Jordan Davis has a message for his fellow seniors at Indiana University: “We are responsible for reinventing our world, and we shouldn’t accept the status quo.”
She will share this message as a student speaker at IU’s Spring Undergraduate Kickoff Ceremony at 10 a.m. on May 7 at Memorial Stadium. The graduation ceremony will take place at 3 p.m. on May 6 at Simon Skjodt Assembly Hall.
Davis’ message is rooted in her personal experiences and observations, and forged by her desire to make the experiences of all IU Bloomington students more inclusive and equitable.
“As a black woman in a predominantly white institution, when I walked into many rooms early in my career at IU, I found myself thinking, ‘That doesn’t seem right. Or, ‘There should be more people here who look like me.’ Or “There should be more women leading this room,” said Davis, a Kelley School of Business student majoring in marketing and international business.
“Just questioning what I was seeing and being told was ‘normal’ was important to me because I’ve always had this curiosity and wondered why things are the way they are. .”
This curiosity and questioning has driven Davis to engage with student leaders, groups and projects to rethink and reimagine what is considered “normal” on campus.
The Dayton, Ohio native joined IU’s student government as a sophomore, serving as director of health and wellness. She worked with the campus facilities operations unit on inclusion policies to create an equitable task force that implemented sanitary products in all washrooms for all genders. The goal, Davis said, was to make the campus more inclusive for non-binary and transgender students, and to take a holistic approach to health and wellness for students from all backgrounds.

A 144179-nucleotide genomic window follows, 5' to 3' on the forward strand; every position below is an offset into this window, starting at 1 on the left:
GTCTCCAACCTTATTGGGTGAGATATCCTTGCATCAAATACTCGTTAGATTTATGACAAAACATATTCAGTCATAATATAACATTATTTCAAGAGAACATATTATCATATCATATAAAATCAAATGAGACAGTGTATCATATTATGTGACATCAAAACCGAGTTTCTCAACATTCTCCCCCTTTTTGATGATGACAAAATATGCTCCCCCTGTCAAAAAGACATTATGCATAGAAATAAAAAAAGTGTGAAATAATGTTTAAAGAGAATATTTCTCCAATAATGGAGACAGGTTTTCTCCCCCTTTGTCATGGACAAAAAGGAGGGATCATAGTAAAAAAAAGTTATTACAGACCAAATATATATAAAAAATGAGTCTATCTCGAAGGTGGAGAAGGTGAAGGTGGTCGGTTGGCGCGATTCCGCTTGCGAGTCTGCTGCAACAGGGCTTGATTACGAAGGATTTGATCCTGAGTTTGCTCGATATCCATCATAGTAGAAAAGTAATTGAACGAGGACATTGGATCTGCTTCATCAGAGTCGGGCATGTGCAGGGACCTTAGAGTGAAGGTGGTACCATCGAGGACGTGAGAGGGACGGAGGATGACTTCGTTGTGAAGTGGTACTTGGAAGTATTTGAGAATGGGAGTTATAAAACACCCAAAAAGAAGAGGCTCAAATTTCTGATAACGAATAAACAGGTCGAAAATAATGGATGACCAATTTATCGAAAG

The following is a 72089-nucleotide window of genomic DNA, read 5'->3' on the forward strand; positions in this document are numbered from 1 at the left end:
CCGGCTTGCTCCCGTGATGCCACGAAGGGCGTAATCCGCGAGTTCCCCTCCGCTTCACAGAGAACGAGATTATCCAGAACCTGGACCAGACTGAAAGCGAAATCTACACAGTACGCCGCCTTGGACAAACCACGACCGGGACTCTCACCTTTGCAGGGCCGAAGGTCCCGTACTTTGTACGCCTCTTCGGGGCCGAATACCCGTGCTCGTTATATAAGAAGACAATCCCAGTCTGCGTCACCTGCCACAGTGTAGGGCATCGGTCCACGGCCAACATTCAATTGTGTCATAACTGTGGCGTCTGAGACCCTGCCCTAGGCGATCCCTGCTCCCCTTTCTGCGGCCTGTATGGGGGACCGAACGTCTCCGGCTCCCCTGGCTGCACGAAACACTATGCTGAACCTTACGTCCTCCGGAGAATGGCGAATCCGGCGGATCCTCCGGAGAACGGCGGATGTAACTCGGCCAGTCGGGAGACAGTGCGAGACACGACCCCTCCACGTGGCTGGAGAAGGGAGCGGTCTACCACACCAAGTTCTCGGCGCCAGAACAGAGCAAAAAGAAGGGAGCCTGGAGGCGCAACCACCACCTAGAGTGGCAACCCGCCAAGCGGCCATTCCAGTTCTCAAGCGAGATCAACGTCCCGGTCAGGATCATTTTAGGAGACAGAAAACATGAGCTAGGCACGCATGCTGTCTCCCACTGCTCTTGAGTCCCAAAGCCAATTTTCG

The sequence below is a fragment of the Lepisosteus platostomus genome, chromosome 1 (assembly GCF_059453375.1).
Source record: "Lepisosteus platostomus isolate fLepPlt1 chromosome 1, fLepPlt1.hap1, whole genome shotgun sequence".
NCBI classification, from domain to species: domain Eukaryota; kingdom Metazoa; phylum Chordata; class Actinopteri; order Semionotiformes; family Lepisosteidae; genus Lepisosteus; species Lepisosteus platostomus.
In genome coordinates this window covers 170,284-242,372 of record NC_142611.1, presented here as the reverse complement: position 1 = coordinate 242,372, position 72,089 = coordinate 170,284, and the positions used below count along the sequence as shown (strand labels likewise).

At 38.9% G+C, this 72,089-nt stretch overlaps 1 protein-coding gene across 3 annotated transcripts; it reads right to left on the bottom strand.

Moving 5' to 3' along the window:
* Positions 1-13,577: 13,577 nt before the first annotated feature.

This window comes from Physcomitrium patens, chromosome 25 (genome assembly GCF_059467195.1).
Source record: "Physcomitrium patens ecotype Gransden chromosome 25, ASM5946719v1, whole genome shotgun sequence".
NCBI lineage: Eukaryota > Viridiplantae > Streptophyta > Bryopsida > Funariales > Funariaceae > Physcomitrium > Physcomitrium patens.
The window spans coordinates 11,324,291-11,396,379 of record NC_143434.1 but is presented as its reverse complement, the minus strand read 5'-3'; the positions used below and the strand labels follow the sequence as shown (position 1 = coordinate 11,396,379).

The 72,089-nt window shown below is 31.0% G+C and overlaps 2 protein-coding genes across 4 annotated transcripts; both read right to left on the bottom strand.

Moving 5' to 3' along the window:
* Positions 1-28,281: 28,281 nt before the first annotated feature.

Davis became involved in Kelley’s student government as a junior. As Vice President of Outreach, she was instrumental in establishing the Black Student Action Committee, launching the school-wide “I am, I am not” campaign. and the creation of legislation that requires diversity on the panels of student organizations. The Black Student Action Committee provides an arena to address grievances and make the Kelley School more inclusive for prospective Black students, Davis said. The “I am, I am not” campaign aimed to dispel stereotypes and promote inclusion and diversity.
“All of us, regardless of who you are — majority, minority — we’re all stereotyped in one way or another, so let’s talk about those stereotypes and raise awareness about them and how we contribute to them,” Davis said. “It was a really cool school-wide campaign that touched different IU campuses.”
Legislation that Davis co-authored for panel diversity, which was approved by Kelley’s Student Government Executive Committee, requires Kelley student organizations to have one panelist who is female or non-binary, and one panelist who either black, aboriginal or a person of color. Organizations are also encouraged to feature other levels of diversity on the panel, such as someone from the LGBTQ+ community, a military veteran or active military member, or someone with a disability. Davis said student organizations cannot obtain funding or marketing for events that attract outside guests unless representation policies are followed.